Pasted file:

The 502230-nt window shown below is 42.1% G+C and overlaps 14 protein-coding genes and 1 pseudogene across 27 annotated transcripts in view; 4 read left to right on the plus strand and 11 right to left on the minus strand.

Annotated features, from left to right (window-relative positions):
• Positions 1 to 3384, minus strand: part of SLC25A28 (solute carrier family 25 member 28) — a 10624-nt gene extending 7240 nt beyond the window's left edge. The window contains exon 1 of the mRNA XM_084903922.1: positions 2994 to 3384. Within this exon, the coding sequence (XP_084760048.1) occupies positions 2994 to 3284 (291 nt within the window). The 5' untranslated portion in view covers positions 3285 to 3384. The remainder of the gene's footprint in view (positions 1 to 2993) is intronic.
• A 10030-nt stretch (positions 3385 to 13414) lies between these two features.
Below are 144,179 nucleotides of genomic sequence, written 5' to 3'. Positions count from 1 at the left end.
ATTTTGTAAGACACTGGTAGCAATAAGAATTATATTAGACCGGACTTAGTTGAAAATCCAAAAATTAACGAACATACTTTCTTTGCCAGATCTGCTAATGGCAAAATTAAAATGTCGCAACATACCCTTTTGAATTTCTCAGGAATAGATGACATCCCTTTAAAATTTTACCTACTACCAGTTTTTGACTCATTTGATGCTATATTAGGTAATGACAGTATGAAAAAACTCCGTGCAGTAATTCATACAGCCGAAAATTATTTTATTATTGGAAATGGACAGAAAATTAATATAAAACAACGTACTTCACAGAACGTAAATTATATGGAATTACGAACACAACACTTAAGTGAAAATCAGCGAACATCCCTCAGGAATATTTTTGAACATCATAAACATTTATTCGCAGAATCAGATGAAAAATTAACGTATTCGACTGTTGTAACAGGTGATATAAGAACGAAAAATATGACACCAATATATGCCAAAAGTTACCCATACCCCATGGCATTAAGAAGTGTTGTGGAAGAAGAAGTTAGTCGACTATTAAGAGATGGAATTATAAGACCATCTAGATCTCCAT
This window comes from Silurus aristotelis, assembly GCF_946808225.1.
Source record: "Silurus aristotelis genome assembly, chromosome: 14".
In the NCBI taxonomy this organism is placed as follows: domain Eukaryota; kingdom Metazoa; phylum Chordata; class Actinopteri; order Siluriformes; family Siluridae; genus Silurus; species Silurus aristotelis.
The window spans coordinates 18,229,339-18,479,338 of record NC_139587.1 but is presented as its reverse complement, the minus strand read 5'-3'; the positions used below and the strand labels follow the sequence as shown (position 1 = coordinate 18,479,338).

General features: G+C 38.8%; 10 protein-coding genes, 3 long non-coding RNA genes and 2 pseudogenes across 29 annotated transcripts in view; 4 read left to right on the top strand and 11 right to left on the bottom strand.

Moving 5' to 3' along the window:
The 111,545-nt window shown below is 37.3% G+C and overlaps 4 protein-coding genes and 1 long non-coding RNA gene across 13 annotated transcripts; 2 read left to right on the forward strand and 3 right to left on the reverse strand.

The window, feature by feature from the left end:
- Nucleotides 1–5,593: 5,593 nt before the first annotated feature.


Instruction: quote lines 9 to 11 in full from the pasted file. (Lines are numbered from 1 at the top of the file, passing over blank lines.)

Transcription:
In the NCBI taxonomy this organism is placed as follows: domain Eukaryota; kingdom Metazoa; phylum Chordata; class Actinopteri; order Siluriformes; family Siluridae; genus Silurus; species Silurus aristotelis.
The window spans coordinates 18,229,339-18,479,338 of record NC_139587.1 but is presented as its reverse complement, the minus strand read 5'-3'; the positions used below and the strand labels follow the sequence as shown (position 1 = coordinate 18,479,338).

General features: G+C 38.8%; 10 protein-coding genes, 3 long non-coding RNA genes and 2 pseudogenes across 29 annotated transcripts in view; 4 read left to right on the top strand and 11 right to left on the bottom strand.